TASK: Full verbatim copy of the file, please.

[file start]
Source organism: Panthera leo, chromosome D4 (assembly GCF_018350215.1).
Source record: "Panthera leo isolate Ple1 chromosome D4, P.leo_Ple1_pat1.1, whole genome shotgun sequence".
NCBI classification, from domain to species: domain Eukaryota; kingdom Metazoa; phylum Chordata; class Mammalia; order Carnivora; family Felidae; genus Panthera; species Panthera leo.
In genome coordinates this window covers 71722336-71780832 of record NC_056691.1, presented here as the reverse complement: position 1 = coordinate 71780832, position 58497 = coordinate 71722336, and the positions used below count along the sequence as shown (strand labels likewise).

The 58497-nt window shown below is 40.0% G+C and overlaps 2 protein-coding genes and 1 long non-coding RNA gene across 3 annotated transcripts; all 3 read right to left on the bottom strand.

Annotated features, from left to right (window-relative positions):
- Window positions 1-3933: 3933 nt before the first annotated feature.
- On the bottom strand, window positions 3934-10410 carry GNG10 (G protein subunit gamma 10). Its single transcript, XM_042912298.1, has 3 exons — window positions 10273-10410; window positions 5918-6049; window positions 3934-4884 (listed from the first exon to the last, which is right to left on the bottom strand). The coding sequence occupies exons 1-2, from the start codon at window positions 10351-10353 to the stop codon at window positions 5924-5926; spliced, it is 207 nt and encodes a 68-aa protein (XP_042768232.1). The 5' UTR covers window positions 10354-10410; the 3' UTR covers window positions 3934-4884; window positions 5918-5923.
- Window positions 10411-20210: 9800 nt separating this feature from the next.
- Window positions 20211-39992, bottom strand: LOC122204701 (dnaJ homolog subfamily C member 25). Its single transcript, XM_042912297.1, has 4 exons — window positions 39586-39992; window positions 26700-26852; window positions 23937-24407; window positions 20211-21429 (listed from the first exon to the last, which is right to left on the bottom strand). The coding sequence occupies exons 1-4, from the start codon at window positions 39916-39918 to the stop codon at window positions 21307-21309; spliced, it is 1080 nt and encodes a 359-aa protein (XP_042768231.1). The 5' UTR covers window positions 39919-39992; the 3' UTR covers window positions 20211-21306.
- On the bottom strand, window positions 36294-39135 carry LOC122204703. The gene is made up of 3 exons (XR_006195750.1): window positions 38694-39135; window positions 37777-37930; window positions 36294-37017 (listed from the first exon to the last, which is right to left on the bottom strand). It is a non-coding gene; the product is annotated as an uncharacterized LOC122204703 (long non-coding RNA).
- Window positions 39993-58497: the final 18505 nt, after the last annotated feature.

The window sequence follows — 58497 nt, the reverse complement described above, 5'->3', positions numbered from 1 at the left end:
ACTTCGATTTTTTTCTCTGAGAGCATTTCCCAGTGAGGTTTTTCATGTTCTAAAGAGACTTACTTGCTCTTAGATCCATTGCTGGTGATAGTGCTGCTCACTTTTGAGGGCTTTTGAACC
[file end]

Source organism: Panthera leo, chromosome D4 (assembly GCF_018350215.1).
Source record: "Panthera leo isolate Ple1 chromosome D4, P.leo_Ple1_pat1.1, whole genome shotgun sequence".
NCBI classification, from domain to species: domain Eukaryota; kingdom Metazoa; phylum Chordata; class Mammalia; order Carnivora; family Felidae; genus Panthera; species Panthera leo.
In genome coordinates this window covers 71722336-71780832 of record NC_056691.1, presented here as the reverse complement: position 1 = coordinate 71780832, position 58497 = coordinate 71722336, and the positions used below count along the sequence as shown (strand labels likewise).

The 58497-nt window shown below is 40.0% G+C and overlaps 2 protein-coding genes and 1 long non-coding RNA gene across 3 annotated transcripts; all 3 read right to left on the bottom strand.

Annotated features, from left to right (window-relative positions):
- Window positions 1-3933: 3933 nt before the first annotated feature.
- On the bottom strand, window positions 3934-10410 carry GNG10 (G protein subunit gamma 10). Its single transcript, XM_042912298.1, has 3 exons — window positions 10273-10410; window positions 5918-6049; window positions 3934-4884 (listed from the first exon to the last, which is right to left on the bottom strand). The coding sequence occupies exons 1-2, from the start codon at window positions 10351-10353 to the stop codon at window positions 5924-5926; spliced, it is 207 nt and encodes a 68-aa protein (XP_042768232.1). The 5' UTR covers window positions 10354-10410; the 3' UTR covers window positions 3934-4884; window positions 5918-5923.
- Window positions 10411-20210: 9800 nt separating this feature from the next.
- Window positions 20211-39992, bottom strand: LOC122204701 (dnaJ homolog subfamily C member 25). Its single transcript, XM_042912297.1, has 4 exons — window positions 39586-39992; window positions 26700-26852; window positions 23937-24407; window positions 20211-21429 (listed from the first exon to the last, which is right to left on the bottom strand). The coding sequence occupies exons 1-4, from the start codon at window positions 39916-39918 to the stop codon at window positions 21307-21309; spliced, it is 1080 nt and encodes a 359-aa protein (XP_042768231.1). The 5' UTR covers window positions 39919-39992; the 3' UTR covers window positions 20211-21306.
- On the bottom strand, window positions 36294-39135 carry LOC122204703. The gene is made up of 3 exons (XR_006195750.1): window positions 38694-39135; window positions 37777-37930; window positions 36294-37017 (listed from the first exon to the last, which is right to left on the bottom strand). It is a non-coding gene; the product is annotated as an uncharacterized LOC122204703 (long non-coding RNA).
- Window positions 39993-58497: the final 18505 nt, after the last annotated feature.

The window sequence follows — 58497 nt, the reverse complement described above, 5'->3', positions numbered from 1 at the left end:
ACTTCGATTTTTTTCTCTGAGAGCATTTCCCAGTGAGGTTTTTCATGTTCTAAAGAGACTTACTTGCTCTTAGATCCATTGCTGGTGATAGTGCTGCTCACTTTTGAGGGCTTTTGAACC